Unity has made major changes to the per-install Runtime Fee program it announced last week and made apologies for a policy that united large swathes of the game development community in anger.
In a new blog post, Unity now says that projects made on current and earlier versions of Unity will not be subject to the new runtime fee structure. Only projects that upgrade to a new “Long Term Support” (LTS) version of Unity starting in 2024 and beyond will have to pay the charges, the company says.
This change should eliminate at least some of the legal confusion over projects started under one set of terms being moved to a new set unilaterally. Unity has also restored a GitHub page that was set up in 2019 to help developers track Terms of Service changes and reinstated its commitment that “you can stay on the terms applicable for the version of Unity editor you are using – as long as you keep using that version.”
“I am sorry,” Unity executive and industry veteran Marc Whitten said in the blog post. “We should have spoken with more of you and we should have incorporated more of your feedback before announcing our new Runtime Fee policy. Our goal with this policy is to ensure we can continue to support you today and tomorrow, and keep deeply investing in our game engine. You are what makes Unity great, and we know we need to listen, and work hard to earn your trust. We have heard your concerns, and we are making changes in the policy we announced to address them.”
“Free” is once again free
Under the newly announced plan, runtime fees will not apply to any projects made on the Unity Personal tier, which will remain completely free. In addition, Unity Personal projects will now be able to stay on that free tier until the developer behind them makes $200,000 in annual revenue, an increase from the previous $100,000 revenue cap. And Personal tier projects will no longer be required to put a “Made with Unity” splash screen at the start of play.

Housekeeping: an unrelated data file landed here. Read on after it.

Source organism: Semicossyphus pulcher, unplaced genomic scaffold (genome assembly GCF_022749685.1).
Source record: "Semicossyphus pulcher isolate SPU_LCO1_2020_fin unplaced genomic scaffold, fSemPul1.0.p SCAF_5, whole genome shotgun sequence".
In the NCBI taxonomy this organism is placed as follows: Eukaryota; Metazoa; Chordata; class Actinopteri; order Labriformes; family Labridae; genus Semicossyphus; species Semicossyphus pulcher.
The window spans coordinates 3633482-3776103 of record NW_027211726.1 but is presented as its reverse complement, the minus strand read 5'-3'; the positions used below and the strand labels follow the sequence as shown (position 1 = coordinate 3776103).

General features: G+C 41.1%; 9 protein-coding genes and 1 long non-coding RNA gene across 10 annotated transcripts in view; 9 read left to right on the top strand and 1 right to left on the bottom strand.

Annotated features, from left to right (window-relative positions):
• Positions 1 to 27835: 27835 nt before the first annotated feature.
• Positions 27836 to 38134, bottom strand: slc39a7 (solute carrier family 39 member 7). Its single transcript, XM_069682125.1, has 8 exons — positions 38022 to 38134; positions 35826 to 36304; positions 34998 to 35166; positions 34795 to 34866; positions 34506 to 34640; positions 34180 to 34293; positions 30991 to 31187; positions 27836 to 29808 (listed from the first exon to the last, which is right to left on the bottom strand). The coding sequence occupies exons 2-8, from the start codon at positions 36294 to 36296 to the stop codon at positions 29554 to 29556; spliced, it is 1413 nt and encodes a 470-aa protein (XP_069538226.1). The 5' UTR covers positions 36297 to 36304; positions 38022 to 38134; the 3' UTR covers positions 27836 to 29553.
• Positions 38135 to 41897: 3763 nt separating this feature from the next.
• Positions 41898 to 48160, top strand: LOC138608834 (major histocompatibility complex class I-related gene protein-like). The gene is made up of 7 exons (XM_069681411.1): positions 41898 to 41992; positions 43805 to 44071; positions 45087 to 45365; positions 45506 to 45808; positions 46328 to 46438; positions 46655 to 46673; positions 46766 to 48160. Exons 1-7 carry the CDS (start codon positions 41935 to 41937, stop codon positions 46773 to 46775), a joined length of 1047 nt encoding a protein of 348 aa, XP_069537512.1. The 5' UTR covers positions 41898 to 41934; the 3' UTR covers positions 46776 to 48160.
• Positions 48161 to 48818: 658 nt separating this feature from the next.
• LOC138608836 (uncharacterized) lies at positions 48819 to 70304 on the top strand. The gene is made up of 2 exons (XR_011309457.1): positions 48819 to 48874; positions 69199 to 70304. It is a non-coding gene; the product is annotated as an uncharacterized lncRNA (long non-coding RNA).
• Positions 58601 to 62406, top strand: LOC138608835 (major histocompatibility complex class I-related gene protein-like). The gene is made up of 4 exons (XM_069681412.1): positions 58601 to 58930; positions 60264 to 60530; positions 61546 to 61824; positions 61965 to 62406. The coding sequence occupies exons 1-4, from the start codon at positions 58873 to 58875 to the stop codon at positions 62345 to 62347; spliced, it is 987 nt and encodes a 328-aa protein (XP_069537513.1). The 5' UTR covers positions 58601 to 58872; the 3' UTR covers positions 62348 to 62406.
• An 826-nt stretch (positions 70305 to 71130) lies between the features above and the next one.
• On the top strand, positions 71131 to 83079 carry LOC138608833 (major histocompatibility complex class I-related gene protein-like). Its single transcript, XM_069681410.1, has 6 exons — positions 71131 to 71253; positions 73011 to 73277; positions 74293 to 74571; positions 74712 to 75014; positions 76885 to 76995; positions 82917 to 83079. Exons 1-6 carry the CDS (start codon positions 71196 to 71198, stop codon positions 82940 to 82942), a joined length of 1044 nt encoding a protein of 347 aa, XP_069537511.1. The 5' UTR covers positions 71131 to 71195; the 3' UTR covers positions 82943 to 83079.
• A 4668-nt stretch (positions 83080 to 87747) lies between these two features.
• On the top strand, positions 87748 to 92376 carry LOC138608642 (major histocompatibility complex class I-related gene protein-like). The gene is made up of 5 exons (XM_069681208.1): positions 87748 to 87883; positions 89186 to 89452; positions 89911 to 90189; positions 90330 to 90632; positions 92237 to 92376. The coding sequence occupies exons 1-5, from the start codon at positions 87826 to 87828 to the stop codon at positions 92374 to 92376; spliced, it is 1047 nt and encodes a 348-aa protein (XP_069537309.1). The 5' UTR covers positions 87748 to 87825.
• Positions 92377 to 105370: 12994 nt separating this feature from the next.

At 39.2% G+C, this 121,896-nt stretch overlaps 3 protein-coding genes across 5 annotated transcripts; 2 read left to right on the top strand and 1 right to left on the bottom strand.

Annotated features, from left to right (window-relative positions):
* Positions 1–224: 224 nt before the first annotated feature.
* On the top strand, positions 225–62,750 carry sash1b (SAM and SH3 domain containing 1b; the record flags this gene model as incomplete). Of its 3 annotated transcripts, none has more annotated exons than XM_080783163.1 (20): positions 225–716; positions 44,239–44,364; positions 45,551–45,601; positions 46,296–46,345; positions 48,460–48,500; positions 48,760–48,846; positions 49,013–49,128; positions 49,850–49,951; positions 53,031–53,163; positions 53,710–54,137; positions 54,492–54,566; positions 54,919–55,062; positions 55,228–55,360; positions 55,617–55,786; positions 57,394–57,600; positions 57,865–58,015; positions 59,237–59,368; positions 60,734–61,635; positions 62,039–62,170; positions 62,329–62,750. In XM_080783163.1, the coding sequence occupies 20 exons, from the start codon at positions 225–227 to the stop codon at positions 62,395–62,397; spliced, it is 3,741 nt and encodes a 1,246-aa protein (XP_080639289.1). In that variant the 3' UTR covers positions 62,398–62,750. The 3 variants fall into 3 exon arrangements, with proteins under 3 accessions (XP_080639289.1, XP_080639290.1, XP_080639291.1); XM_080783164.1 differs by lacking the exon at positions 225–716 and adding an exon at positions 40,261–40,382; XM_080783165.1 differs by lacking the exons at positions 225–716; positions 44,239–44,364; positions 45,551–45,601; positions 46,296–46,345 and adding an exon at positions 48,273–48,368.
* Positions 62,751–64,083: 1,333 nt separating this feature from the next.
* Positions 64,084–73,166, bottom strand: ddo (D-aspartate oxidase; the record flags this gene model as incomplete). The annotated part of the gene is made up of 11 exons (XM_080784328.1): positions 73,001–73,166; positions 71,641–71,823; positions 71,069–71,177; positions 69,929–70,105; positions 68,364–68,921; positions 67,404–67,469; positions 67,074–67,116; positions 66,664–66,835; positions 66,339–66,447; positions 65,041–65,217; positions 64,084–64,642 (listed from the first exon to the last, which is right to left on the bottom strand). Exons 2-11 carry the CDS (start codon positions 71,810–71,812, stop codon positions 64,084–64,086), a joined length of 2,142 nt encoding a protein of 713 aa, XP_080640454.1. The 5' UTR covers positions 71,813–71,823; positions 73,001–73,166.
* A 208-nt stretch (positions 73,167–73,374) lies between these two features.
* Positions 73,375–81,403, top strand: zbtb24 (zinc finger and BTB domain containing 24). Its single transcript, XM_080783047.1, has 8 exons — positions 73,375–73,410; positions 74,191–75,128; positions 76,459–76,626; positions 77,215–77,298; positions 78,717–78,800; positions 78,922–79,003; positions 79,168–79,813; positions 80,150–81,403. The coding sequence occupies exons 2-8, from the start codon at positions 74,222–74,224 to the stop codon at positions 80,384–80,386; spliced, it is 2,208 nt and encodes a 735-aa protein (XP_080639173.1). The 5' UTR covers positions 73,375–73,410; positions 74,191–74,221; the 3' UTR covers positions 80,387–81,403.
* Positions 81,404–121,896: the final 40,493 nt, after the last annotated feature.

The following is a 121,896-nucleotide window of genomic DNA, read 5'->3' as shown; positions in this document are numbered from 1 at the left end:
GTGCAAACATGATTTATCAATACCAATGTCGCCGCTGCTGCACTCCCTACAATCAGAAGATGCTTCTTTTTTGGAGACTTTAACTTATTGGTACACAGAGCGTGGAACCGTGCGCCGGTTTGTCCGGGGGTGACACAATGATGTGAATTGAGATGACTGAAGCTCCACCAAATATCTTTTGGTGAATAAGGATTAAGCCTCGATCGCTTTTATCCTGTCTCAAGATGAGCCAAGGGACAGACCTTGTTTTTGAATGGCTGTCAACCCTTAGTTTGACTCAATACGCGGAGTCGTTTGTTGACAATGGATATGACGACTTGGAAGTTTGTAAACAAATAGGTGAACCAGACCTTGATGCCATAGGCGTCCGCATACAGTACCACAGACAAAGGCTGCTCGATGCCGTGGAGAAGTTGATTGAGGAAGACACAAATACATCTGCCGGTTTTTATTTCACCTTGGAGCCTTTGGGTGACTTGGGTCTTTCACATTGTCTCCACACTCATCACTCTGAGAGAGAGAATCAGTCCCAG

In addition, Unity now says the new runtime fees will only be incurred for projects that have reached $1 million in revenue in the last 12 months and 1 million “initial engagements” in their lifetime. Fees will also be capped at 2.5 percent of revenue, preventing situations where projects with huge install numbers but small amounts of revenue per install could theoretically go bankrupt via the accumulation of small fees.
Both “engagement” and project revenue numbers will be self-reported monthly “from data you already have available,” Unity says, a move that should help allay some privacy concerns over Unity’s previous vaguely reported methods of tracking installs.
The new “per initial engagement” runtime fees now top out at $0.15 (for Unity Pro customers with less than 100,000 initial engagements per month) and go down to $0.01 (for Unity Enterprise subscribers with over 1 million monthly initial engagements).
Don’t call them “installs”
The change from “installs” in last week’s announcement to “initial engagements” this week is intended to replace a term “the community found to be unclear,” according to a Unity FAQ. As a statistic, the initial engagement number is meant to track “a distinct end user [who] successfully and legitimately acquires, downloads, or engages with a game powered by the Unity Runtime, for the first time in a distribution channel.”
This definition means that multiple installs by a single user (on a single or multiple devices) should not count multiple times toward the total. Public displays of a game (in a museum, for instance) will only count once as well, and pirated copies should not count at all. A single user purchasing a game from two different app stores would count as two “initial engagements,” however, and games distributed via subscription and streaming services or WebGL applications will need to pay per user.
Unity acknowledges this might be a hard statistic for developers to precisely track and expects developers to estimate based on “readily available data” like units sold and first-time user downloads. For those who can’t make an accurate estimate, Unity recommends using the alternative 2.5 percent revenue share cap.
All is forgiven?
Initial reactions to the new policy from some of Unity’s critics have been cautiously positive so far. “You know what, on first glance, I think this works?” indie developer and consultant Rami Ismail wrote on social media after days of taking Unity to task publicly. “No retroactivity left, LTS [version] stability, no black-box data, yeah? I think that works for every use-case.”
“Unity fixed all the major issues (except trust), so it’s a possibility to use again in the future,” indie developer Radiangames wrote. “Uninstalling Godot and Unreal and getting back to work on Instruments.”
Others were less forgiving. “Unity’s updated policy can be classified as the textbook definition of, ‘We didn’t actually hear you, and we don’t care what you wanted,'” Cerulean and Drunk Robot Games engineer RedVonix wrote on social media. “We’ll never ship a Unity game of our own again…” they added.